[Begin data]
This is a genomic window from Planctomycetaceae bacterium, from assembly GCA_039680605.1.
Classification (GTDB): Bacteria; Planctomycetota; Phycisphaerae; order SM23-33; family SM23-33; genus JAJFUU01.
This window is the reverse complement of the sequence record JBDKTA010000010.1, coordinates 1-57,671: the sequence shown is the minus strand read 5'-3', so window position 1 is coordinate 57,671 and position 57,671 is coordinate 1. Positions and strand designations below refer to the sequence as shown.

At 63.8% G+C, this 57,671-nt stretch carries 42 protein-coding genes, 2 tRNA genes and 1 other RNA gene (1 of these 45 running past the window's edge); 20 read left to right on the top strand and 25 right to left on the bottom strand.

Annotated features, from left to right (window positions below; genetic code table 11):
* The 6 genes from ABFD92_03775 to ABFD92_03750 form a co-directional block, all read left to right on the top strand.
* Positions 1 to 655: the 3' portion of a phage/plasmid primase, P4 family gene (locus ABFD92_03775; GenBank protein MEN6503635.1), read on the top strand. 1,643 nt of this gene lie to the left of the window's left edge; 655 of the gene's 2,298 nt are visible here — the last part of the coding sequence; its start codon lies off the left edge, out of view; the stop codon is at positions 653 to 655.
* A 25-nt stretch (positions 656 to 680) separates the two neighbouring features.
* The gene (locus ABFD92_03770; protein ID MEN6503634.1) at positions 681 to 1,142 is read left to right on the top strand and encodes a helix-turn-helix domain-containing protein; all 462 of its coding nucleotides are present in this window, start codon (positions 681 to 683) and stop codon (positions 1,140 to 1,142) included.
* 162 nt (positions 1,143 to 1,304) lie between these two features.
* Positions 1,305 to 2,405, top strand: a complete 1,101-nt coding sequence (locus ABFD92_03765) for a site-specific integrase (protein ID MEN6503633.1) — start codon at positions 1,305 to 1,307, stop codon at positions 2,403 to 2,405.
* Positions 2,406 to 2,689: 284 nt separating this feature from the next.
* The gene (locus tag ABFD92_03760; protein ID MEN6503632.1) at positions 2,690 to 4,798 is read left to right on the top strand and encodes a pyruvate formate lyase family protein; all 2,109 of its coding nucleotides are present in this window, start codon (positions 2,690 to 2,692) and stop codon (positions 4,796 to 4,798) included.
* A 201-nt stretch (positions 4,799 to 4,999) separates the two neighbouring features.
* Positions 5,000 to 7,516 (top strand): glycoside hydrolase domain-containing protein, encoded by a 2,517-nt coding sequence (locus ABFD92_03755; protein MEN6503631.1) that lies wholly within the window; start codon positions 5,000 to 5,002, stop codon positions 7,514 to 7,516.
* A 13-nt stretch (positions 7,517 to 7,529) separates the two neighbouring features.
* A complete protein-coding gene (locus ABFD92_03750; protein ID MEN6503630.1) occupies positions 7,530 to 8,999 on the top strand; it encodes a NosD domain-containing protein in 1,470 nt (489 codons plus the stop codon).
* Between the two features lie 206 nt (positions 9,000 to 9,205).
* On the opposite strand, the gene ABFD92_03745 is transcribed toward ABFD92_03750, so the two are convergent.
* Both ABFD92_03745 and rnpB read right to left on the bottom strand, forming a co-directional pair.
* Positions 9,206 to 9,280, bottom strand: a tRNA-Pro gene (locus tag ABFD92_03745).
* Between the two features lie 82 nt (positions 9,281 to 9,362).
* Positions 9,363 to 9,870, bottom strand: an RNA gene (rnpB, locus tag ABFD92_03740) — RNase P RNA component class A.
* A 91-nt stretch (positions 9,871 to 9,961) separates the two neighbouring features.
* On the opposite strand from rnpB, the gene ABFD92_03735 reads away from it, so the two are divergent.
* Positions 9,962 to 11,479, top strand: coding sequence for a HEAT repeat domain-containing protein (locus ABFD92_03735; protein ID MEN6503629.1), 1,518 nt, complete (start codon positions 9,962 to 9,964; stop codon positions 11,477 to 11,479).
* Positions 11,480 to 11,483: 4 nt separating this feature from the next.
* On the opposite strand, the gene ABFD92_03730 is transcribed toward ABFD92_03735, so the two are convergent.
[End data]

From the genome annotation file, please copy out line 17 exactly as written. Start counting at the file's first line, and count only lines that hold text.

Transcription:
* A complete protein-coding gene (locus ABFD92_03750; protein ID MEN6503630.1) occupies positions 7,530 to 8,999 on the top strand; it encodes a NosD domain-containing protein in 1,470 nt (489 codons plus the stop codon).